Theo Nyreröd, Giancarlo Spagnolo, 28 May 2018

The European Commission has recently proposed a directive that provides horizontal protection for whistleblowers in the EU. This could put the EU on a par with the US with respect to protection, but recent episodes of retaliation suggest that it may not be enough. This column compares the whistleblower protection policies in the EU and the US and argues that reward programmes are particularly appropriate for specific regulatory areas where wrongdoing can cause substantial harm.

Botond Köszegi, 25 May 2018

Classical economics holds that regulation prevents individuals from making free decisions about purchases, by limiting their range of choices. Botond Kőszegi discusses his research that suggests this may not be the case. For complex purchase decisions involving contracts, regulation informs the way individuals search the marketplace, and enables them to search a greater range of products. This video was recorded at the 2018 RES Conference.

Filipa Sá, 15 May 2018

There is growing concern among households and policymakers alike that house prices in England and Wales are being driven up by foreign buyers making investment purchases. Filipa Sá examines the link between foreign investment and house prices, using local authority data over a span of 15 years. This video was recorded at the 2018 RES annual conference.

Rocco Macchiavello, 25 April 2018

Jihad Dagher, 22 March 2018

Three hundred years of financial regulation offer a cautionary tale to today’s push against yesterday’s regulations. This column revisits the political economy of financial crises and documents a consistent pattern of politically driven procyclical regulations. These regulatory cycles have a poor track record.  

Colin Mayer, 24 January 2018

Following the 2008 financial crisis, investments recovered quicker in the US than in Europe. Colin Mayer discusses how taxation and regulation have exacerbated companies' long-term debt problem. This video was recorded at the RELTIF book launch held in London in January 2018.

Zsofia Doeme, Stefan Kerbl, 24 January 2018

Risk weights define each bank's minimum capital requirements, but many doubt the comparability of the risk weights that banks report. This column quantifies the variability of these weights across banks, and finds that the country where a bank is headquartered creates statistically significant and economically important differences. Model output floors, as recently agreed upon by the Basel Committee, would reduce this unintended risk weight heterogeneity.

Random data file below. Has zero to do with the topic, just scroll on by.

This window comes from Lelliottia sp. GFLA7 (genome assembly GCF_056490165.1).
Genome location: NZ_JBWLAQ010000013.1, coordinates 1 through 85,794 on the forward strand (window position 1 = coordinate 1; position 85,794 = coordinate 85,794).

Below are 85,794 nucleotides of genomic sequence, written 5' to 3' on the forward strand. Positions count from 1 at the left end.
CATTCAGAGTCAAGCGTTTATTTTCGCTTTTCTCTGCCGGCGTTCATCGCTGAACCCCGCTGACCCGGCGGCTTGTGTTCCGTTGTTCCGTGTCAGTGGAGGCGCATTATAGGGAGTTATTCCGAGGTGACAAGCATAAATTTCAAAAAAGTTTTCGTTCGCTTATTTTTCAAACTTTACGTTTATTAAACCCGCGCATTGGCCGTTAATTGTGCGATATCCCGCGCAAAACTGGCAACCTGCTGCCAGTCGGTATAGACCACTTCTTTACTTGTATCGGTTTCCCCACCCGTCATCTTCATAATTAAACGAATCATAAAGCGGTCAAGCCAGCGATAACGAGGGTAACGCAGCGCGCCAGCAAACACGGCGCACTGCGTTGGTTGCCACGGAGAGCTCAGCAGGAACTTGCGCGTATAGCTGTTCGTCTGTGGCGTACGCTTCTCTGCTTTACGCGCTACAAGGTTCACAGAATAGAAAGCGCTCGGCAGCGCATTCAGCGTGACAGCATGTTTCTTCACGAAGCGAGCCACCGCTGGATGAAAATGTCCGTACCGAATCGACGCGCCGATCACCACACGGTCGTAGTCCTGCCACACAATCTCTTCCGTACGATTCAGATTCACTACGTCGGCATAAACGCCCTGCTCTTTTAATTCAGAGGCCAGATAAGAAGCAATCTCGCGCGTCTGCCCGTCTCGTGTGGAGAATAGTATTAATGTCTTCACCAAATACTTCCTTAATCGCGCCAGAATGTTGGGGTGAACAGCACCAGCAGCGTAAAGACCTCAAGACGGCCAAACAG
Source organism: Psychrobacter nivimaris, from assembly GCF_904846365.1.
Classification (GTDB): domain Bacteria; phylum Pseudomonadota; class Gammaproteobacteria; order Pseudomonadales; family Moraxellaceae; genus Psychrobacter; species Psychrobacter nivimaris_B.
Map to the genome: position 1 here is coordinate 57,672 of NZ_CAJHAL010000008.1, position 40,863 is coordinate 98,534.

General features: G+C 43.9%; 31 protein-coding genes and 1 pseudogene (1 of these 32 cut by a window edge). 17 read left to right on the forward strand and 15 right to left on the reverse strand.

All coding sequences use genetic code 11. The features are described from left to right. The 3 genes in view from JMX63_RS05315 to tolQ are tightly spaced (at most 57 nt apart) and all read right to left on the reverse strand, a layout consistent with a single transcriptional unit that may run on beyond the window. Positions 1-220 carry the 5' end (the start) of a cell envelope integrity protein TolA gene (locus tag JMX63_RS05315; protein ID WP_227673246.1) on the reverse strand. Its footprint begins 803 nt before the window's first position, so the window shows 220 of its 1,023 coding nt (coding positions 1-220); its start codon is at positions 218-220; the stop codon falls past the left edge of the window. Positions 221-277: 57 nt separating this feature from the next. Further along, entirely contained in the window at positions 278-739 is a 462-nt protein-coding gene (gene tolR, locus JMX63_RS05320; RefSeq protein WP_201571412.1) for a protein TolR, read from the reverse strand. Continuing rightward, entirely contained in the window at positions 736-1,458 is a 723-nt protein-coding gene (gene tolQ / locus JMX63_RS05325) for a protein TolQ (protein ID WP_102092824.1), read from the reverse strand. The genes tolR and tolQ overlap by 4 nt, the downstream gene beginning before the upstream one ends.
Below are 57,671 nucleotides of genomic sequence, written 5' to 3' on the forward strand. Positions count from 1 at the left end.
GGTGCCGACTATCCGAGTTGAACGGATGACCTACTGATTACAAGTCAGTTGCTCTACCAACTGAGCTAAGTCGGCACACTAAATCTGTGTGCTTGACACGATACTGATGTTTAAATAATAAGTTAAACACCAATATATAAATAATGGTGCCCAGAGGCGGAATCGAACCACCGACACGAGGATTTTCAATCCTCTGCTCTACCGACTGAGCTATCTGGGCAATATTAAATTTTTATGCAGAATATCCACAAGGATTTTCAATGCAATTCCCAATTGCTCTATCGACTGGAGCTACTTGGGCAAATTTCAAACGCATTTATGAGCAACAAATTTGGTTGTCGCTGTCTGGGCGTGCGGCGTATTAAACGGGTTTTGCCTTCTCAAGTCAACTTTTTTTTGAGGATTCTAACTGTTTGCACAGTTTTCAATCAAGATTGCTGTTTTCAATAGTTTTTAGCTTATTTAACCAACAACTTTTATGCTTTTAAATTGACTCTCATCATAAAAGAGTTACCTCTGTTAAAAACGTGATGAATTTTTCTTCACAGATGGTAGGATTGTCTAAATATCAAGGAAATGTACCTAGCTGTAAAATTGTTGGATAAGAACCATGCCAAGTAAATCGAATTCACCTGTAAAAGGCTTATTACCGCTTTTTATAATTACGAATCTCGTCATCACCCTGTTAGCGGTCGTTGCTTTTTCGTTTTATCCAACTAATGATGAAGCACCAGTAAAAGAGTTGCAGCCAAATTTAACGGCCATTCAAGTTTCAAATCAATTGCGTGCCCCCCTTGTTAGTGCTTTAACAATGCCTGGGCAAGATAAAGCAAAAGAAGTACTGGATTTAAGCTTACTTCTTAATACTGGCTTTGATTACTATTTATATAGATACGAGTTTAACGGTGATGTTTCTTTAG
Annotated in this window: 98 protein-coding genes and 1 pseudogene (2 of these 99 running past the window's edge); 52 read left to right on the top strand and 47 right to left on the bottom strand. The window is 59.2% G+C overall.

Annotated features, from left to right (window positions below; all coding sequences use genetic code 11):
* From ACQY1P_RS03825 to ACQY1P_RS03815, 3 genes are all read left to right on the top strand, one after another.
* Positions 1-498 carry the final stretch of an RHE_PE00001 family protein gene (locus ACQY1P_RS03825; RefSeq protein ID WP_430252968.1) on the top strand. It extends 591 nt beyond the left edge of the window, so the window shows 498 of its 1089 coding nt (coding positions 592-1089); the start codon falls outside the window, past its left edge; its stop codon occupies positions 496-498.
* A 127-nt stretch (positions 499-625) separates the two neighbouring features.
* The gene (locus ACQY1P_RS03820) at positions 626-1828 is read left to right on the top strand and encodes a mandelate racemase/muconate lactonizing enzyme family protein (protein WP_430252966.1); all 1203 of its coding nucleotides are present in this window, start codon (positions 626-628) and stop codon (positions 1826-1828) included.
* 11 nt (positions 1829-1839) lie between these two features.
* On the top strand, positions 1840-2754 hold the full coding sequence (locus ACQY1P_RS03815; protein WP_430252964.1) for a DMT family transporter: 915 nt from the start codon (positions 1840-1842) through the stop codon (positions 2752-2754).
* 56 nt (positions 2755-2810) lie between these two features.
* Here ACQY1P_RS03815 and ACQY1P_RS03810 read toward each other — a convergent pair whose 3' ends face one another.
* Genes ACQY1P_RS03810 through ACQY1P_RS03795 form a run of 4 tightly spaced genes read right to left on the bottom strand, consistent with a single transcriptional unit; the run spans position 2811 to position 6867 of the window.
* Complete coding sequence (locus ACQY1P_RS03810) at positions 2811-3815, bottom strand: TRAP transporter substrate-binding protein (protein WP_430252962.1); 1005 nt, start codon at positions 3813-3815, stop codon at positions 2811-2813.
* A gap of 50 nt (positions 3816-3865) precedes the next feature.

Yener Altunbaş, Simone Manganelli, David Marques-Ibanez, 14 November 2017

Prudential supervision of banks has increasingly relied on capital requirements. But bank capital played a relatively minor role in predicting bank solvency during the Global Crisis, except for scarcely capitalised banks. This column argues that while capital is a helpful tool to support bank financial stability, it is complex for supervisors to calibrate it precisely. Macroprudential authorities should be able to complement capital-based tools with additional, borrower-based prudential instruments.

Richard Baldwin, Thomas Huertas, Tessa Ogden, 13 October 2017

The Global Crisis started ten years ago and proved a turning point in global economic policy. CEPR organised a high-level conference to discuss whether the regulatory reaction has been sufficient and where the next crisis might come from. This column summarises the conference discussions and introduces a set of video interviews with leading economists at the conference, including Paul Krugman, Anat Admati, John Vickers, Paul Tucker, among others.

Stephen Cecchetti, Kim Schoenholtz, 27 September 2017

Financial firms have paid fines totalling more than $9 billion for manipulating LIBOR, yet this flawed benchmark has not been replaced. This column argues that there are reduced incentives for banks to participate in setting the LIBOR rate, and so the potential of, and incentives for, manipulation remain. Although LIBOR is unsustainable, international regulators are working to produce more robust alternatives and to smooth the transition.

Rachel Griffith, Martin O'Connell, Kate Smith, 21 March 2017

Governments have long used taxation to correct for the socially costly overconsumption of alcohol, but as the external cost of overconsumption varies across drinkers, a single tax rate is not optimal. This column argues that variation in preferences for different products and in price responsiveness across heavy and light drinkers provides scope to improve welfare by varying tax rates across alcohol products. The proposed framework is well suited to addressing other sources of external costs, such as obesity.

Mary Amiti, David Weinstein, 12 February 2017